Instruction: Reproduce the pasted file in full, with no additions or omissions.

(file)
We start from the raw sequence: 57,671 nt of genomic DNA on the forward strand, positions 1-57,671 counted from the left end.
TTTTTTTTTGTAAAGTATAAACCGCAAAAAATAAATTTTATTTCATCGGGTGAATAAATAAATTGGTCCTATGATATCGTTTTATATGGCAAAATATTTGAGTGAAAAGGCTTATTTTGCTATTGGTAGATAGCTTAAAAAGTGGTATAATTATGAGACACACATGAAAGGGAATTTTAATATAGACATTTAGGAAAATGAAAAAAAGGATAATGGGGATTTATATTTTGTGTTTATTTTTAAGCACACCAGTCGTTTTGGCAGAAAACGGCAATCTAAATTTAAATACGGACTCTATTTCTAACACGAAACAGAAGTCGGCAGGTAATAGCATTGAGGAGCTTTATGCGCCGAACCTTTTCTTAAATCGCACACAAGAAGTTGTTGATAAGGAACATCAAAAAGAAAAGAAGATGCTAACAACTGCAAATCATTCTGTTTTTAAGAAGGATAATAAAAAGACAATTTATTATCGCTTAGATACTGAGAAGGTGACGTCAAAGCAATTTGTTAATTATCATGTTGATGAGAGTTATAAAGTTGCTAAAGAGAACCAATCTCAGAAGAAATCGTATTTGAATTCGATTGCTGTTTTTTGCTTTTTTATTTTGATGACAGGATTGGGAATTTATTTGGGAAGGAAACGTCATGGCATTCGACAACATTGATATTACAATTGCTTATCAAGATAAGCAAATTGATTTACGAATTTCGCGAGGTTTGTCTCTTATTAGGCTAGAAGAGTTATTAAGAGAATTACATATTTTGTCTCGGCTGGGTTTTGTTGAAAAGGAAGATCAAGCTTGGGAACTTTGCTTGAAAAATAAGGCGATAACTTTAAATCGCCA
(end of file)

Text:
We start from the raw sequence: 57,671 nt of genomic DNA on the forward strand, positions 1-57,671 counted from the left end.
TTTTTTTTTGTAAAGTATAAACCGCAAAAAATAAATTTTATTTCATCGGGTGAATAAATAAATTGGTCCTATGATATCGTTTTATATGGCAAAATATTTGAGTGAAAAGGCTTATTTTGCTATTGGTAGATAGCTTAAAAAGTGGTATAATTATGAGACACACATGAAAGGGAATTTTAATATAGACATTTAGGAAAATGAAAAAAAGGATAATGGGGATTTATATTTTGTGTTTATTTTTAAGCACACCAGTCGTTTTGGCAGAAAACGGCAATCTAAATTTAAATACGGACTCTATTTCTAACACGAAACAGAAGTCGGCAGGTAATAGCATTGAGGAGCTTTATGCGCCGAACCTTTTCTTAAATCGCACACAAGAAGTTGTTGATAAGGAACATCAAAAAGAAAAGAAGATGCTAACAACTGCAAATCATTCTGTTTTTAAGAAGGATAATAAAAAGACAATTTATTATCGCTTAGATACTGAGAAGGTGACGTCAAAGCAATTTGTTAATTATCATGTTGATGAGAGTTATAAAGTTGCTAAAGAGAACCAATCTCAGAAGAAATCGTATTTGAATTCGATTGCTGTTTTTTGCTTTTTTATTTTGATGACAGGATTGGGAATTTATTTGGGAAGGAAACGTCATGGCATTCGACAACATTGATATTACAATTGCTTATCAAGATAAGCAAATTGATTTACGAATTTCGCGAGGTTTGTCTCTTATTAGGCTAGAAGAGTTATTAAGAGAATTACATATTTTGTCTCGGCTGGGTTTTGTTGAAAAGGAAGATCAAGCTTGGGAACTTTGCTTGAAAAATAAGGCGATAACTTTAAATCGCCA